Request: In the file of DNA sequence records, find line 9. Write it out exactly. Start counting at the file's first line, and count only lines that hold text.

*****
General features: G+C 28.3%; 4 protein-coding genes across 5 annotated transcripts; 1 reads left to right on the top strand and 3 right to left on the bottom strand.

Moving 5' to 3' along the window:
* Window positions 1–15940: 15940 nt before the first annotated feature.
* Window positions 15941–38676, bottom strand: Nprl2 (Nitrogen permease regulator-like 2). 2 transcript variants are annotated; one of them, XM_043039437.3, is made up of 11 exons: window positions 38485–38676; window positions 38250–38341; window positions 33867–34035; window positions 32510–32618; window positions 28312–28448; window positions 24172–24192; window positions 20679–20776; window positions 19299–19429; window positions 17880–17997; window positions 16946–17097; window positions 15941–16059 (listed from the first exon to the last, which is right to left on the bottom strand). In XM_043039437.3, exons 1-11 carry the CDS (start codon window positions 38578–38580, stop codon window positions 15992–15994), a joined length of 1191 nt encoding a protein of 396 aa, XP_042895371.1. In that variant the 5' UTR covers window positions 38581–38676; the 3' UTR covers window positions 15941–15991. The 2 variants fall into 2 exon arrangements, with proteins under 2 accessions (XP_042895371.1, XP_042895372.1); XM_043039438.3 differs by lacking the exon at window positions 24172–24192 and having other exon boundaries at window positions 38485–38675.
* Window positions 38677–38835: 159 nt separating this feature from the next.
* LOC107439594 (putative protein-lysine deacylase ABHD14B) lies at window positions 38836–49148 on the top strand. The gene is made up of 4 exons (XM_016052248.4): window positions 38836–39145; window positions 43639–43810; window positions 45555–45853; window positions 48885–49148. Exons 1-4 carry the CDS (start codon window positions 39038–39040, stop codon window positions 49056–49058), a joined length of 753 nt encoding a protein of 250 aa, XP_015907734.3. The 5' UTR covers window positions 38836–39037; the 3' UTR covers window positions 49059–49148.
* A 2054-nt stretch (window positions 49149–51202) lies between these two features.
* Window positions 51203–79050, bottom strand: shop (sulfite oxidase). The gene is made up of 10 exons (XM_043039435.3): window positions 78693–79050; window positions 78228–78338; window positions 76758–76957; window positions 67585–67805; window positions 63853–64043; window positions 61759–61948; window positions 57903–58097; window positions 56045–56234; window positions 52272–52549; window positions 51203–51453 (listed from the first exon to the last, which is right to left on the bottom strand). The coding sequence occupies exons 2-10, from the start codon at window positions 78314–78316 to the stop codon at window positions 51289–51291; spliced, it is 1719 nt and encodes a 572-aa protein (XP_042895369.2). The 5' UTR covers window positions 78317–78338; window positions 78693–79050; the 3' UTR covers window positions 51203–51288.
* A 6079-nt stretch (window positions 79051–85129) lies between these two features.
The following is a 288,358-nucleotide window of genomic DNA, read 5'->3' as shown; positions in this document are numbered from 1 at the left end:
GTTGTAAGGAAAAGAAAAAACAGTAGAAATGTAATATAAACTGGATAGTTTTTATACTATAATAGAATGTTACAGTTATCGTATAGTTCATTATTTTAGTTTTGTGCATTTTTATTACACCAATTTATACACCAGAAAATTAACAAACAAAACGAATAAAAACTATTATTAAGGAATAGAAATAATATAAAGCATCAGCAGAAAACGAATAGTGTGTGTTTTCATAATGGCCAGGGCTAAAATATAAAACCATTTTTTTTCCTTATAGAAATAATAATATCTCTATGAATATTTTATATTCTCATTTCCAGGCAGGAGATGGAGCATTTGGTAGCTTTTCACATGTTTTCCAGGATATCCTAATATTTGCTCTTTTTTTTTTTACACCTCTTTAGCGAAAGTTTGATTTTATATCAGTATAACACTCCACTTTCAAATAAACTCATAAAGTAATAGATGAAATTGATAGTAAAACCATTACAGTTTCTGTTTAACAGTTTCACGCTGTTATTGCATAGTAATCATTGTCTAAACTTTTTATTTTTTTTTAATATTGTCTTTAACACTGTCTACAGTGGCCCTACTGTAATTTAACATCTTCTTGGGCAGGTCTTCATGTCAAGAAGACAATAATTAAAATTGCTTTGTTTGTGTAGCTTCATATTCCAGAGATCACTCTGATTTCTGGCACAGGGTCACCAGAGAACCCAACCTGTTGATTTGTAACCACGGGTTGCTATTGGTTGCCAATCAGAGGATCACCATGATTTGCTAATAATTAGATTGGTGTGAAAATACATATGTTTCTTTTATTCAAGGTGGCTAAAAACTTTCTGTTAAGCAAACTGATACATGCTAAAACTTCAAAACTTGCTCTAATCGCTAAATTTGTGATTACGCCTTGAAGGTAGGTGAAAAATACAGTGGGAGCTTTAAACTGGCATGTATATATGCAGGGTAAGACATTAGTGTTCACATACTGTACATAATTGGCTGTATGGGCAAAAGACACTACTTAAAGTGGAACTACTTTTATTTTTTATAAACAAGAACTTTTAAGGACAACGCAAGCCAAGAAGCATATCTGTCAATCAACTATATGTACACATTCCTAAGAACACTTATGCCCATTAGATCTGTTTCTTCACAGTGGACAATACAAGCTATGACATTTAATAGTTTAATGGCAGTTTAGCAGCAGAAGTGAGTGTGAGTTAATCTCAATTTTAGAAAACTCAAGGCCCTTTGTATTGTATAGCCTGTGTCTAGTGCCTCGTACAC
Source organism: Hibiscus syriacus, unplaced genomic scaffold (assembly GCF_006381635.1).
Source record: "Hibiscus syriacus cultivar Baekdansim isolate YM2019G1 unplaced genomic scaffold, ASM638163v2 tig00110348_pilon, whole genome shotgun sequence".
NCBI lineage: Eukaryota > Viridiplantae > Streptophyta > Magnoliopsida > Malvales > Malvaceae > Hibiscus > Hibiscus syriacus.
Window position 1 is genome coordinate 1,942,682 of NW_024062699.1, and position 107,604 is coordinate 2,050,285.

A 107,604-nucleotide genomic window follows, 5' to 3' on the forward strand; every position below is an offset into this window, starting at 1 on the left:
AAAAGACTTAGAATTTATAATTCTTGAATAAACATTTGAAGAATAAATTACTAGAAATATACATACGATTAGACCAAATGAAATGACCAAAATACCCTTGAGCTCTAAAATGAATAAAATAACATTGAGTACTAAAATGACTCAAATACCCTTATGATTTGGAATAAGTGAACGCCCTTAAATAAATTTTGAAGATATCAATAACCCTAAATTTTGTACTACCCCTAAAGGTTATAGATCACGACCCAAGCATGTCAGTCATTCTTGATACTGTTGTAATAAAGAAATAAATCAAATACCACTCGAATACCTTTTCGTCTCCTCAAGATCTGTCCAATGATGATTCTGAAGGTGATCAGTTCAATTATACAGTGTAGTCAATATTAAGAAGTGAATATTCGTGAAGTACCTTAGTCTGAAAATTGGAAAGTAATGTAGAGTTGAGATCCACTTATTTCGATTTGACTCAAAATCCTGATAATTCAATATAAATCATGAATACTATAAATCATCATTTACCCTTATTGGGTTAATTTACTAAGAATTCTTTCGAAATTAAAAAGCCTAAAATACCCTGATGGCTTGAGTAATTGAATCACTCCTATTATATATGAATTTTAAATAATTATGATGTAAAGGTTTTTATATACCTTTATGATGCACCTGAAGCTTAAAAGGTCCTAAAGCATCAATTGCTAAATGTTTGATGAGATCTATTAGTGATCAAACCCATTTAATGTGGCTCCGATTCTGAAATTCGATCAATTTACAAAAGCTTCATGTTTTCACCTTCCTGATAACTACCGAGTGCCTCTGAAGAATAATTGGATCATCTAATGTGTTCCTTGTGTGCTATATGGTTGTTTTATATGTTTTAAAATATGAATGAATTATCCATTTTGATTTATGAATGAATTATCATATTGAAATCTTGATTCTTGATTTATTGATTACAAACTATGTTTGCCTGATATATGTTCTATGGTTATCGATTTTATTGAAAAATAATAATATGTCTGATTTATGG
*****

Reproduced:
* A 6079-nt stretch (window positions 79051–85129) lies between these two features.